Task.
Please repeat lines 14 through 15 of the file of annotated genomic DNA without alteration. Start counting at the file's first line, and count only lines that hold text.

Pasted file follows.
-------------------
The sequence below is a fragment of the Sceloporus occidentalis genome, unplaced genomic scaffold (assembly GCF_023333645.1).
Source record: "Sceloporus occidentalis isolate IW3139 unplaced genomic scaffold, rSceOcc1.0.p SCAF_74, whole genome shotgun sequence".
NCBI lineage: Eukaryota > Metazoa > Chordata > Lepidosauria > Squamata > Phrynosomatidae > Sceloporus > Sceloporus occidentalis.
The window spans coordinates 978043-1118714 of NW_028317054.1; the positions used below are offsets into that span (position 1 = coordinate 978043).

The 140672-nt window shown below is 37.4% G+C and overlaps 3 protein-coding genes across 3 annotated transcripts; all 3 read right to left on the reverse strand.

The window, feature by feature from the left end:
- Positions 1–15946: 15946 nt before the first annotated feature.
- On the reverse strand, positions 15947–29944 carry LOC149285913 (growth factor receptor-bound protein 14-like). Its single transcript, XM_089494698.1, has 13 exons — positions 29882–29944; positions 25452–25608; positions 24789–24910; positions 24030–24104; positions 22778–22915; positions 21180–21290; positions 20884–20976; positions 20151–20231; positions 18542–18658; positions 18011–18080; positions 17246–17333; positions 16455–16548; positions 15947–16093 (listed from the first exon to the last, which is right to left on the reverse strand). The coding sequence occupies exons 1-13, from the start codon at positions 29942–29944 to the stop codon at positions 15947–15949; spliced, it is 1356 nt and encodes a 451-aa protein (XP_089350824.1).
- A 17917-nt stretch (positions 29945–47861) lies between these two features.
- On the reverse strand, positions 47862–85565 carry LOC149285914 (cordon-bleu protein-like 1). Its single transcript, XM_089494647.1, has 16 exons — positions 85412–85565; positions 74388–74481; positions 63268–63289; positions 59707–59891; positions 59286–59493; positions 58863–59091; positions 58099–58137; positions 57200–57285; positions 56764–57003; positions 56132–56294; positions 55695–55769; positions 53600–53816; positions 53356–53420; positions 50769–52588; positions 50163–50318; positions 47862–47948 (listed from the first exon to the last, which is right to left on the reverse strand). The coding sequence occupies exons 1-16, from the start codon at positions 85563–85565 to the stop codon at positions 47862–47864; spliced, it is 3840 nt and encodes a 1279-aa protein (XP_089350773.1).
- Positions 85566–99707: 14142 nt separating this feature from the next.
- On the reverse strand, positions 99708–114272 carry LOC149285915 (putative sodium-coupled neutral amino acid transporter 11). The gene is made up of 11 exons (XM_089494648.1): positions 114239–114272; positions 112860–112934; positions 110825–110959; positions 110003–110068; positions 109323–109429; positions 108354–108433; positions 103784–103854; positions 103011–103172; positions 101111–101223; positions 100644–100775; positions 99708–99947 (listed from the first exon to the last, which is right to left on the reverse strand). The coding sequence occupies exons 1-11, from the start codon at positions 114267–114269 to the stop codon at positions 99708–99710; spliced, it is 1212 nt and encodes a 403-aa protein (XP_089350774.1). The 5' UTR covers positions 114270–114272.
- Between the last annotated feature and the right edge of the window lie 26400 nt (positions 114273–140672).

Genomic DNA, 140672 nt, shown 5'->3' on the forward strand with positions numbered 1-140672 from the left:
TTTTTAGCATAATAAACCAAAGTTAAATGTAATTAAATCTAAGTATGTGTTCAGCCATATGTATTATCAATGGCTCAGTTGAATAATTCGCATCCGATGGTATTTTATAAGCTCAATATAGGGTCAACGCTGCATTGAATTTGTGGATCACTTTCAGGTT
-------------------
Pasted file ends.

Genomic DNA, 140672 nt, shown 5'->3' on the forward strand with positions numbered 1-140672 from the left:
TTTTTAGCATAATAAACCAAAGTTAAATGTAATTAAATCTAAGTATGTGTTCAGCCATATGTATTATCAATGGCTCAGTTGAATAATTCGCATCCGATGGTATTTTATAAGCTCAATATAGGGTCAACGCTGCATTGAATTTGTGGATCACTTTCAGGTT